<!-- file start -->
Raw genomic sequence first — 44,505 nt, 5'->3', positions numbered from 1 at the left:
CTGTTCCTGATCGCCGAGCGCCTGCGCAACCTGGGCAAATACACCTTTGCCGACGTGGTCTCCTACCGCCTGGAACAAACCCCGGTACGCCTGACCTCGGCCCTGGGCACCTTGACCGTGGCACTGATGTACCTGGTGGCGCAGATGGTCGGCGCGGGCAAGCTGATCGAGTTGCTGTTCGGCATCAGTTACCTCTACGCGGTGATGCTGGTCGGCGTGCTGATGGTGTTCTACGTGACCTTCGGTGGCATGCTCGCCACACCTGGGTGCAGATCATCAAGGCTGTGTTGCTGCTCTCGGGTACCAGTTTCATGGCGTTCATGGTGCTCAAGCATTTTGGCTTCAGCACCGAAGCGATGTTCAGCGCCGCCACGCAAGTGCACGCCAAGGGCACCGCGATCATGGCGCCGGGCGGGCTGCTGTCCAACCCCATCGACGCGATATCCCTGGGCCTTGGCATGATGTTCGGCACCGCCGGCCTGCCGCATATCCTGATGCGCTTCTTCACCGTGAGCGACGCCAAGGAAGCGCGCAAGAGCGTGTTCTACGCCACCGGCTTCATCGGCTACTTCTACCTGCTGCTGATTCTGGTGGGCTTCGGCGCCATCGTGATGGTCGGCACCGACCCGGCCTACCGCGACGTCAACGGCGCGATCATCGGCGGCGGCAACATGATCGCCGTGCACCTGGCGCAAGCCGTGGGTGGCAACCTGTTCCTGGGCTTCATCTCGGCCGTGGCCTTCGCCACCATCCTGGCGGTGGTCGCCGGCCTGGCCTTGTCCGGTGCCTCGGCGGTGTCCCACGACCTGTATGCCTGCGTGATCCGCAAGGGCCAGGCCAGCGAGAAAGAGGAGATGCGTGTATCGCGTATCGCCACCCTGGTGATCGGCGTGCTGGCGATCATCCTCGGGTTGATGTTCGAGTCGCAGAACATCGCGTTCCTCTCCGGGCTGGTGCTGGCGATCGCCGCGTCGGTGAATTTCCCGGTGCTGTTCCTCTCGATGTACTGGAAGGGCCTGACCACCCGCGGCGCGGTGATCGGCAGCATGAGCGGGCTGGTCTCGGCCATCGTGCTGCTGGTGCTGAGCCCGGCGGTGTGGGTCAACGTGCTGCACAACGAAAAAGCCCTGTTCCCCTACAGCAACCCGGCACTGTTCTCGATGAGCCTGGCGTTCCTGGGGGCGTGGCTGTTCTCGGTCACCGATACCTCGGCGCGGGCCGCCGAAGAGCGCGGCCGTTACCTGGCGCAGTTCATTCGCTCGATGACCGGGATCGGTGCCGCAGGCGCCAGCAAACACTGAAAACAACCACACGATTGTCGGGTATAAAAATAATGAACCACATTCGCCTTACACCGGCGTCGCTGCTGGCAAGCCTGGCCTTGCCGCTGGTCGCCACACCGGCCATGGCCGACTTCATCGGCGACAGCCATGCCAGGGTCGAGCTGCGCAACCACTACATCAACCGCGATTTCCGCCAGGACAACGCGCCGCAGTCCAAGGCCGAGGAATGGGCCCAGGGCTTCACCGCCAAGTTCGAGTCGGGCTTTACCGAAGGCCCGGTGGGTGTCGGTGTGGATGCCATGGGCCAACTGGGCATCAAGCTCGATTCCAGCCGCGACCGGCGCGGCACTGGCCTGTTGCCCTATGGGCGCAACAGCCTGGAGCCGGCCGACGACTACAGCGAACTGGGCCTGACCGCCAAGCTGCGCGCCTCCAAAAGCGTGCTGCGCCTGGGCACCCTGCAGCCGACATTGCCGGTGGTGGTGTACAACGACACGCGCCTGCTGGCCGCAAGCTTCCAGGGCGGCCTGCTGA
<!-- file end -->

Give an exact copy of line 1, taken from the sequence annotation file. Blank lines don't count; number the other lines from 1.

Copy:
Raw genomic sequence first — 44,505 nt, 5'->3', positions numbered from 1 at the left: